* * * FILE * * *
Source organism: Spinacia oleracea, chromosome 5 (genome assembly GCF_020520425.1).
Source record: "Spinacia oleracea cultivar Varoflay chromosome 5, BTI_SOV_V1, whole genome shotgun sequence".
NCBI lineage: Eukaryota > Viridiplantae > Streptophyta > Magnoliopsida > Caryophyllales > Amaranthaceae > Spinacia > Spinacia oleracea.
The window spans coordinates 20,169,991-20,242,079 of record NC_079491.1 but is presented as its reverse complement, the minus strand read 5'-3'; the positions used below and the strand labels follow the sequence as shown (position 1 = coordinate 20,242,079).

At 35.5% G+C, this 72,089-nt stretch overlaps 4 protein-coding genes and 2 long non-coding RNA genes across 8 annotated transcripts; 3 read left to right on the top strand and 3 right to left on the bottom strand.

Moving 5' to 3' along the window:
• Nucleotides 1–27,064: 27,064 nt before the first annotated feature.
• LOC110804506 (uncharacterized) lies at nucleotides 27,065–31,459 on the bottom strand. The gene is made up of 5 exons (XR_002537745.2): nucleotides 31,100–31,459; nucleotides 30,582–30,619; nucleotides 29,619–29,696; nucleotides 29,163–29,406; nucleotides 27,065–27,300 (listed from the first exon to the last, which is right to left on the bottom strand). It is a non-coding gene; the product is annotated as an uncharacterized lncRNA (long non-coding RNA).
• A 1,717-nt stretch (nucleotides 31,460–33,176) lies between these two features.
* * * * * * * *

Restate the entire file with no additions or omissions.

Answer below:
Source organism: Spinacia oleracea, chromosome 5 (genome assembly GCF_020520425.1).
Source record: "Spinacia oleracea cultivar Varoflay chromosome 5, BTI_SOV_V1, whole genome shotgun sequence".
NCBI lineage: Eukaryota > Viridiplantae > Streptophyta > Magnoliopsida > Caryophyllales > Amaranthaceae > Spinacia > Spinacia oleracea.
The window spans coordinates 20,169,991-20,242,079 of record NC_079491.1 but is presented as its reverse complement, the minus strand read 5'-3'; the positions used below and the strand labels follow the sequence as shown (position 1 = coordinate 20,242,079).

At 35.5% G+C, this 72,089-nt stretch overlaps 4 protein-coding genes and 2 long non-coding RNA genes across 8 annotated transcripts; 3 read left to right on the top strand and 3 right to left on the bottom strand.

Moving 5' to 3' along the window:
• Nucleotides 1–27,064: 27,064 nt before the first annotated feature.
• LOC110804506 (uncharacterized) lies at nucleotides 27,065–31,459 on the bottom strand. The gene is made up of 5 exons (XR_002537745.2): nucleotides 31,100–31,459; nucleotides 30,582–30,619; nucleotides 29,619–29,696; nucleotides 29,163–29,406; nucleotides 27,065–27,300 (listed from the first exon to the last, which is right to left on the bottom strand). It is a non-coding gene; the product is annotated as an uncharacterized lncRNA (long non-coding RNA).
• A 1,717-nt stretch (nucleotides 31,460–33,176) lies between these two features.